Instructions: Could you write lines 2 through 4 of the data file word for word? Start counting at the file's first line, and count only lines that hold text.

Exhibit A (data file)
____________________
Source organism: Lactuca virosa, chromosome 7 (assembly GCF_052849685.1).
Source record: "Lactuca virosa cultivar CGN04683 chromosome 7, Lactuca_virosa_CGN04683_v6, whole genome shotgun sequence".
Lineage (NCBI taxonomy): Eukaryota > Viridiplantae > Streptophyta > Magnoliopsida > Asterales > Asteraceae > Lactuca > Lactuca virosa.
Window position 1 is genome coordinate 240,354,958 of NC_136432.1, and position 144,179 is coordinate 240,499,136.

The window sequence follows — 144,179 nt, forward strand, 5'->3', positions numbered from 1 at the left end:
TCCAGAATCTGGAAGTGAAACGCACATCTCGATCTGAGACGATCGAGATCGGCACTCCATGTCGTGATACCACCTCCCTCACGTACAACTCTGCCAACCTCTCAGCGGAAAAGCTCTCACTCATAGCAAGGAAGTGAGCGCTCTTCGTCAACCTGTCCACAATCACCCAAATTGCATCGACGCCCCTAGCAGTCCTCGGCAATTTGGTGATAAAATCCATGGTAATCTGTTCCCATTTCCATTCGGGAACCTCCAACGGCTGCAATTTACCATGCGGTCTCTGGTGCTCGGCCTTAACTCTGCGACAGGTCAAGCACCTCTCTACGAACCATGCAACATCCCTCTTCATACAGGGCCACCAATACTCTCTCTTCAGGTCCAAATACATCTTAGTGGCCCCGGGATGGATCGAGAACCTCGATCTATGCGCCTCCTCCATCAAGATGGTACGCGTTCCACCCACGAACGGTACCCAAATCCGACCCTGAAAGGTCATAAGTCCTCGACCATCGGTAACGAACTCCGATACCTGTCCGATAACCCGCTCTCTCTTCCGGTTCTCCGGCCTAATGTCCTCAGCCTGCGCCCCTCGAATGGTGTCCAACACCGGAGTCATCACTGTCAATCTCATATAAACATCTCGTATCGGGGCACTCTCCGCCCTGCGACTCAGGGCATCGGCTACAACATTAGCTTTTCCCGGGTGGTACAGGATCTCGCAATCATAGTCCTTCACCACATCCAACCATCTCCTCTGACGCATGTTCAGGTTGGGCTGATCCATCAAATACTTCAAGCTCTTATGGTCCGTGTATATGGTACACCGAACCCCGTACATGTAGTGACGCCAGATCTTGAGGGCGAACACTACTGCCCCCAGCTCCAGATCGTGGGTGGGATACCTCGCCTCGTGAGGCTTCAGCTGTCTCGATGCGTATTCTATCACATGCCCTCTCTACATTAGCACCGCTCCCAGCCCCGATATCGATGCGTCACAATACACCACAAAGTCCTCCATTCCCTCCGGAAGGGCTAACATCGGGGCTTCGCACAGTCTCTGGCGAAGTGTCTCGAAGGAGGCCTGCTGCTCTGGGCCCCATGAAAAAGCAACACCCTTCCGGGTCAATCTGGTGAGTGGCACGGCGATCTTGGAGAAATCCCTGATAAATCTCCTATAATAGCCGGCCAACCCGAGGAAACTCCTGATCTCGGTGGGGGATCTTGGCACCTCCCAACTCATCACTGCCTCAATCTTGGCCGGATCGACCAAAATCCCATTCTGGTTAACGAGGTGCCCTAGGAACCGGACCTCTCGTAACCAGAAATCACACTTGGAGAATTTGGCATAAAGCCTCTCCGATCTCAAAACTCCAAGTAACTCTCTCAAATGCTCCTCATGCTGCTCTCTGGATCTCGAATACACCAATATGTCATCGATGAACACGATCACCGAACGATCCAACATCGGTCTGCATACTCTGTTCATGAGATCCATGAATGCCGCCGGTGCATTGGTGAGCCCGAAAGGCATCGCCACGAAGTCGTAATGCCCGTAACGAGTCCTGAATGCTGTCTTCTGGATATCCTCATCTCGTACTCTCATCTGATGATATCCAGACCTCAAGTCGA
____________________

Source record: "Lactuca virosa cultivar CGN04683 chromosome 7, Lactuca_virosa_CGN04683_v6, whole genome shotgun sequence".
Lineage (NCBI taxonomy): Eukaryota > Viridiplantae > Streptophyta > Magnoliopsida > Asterales > Asteraceae > Lactuca > Lactuca virosa.
Window position 1 is genome coordinate 240,354,958 of NC_136432.1, and position 144,179 is coordinate 240,499,136.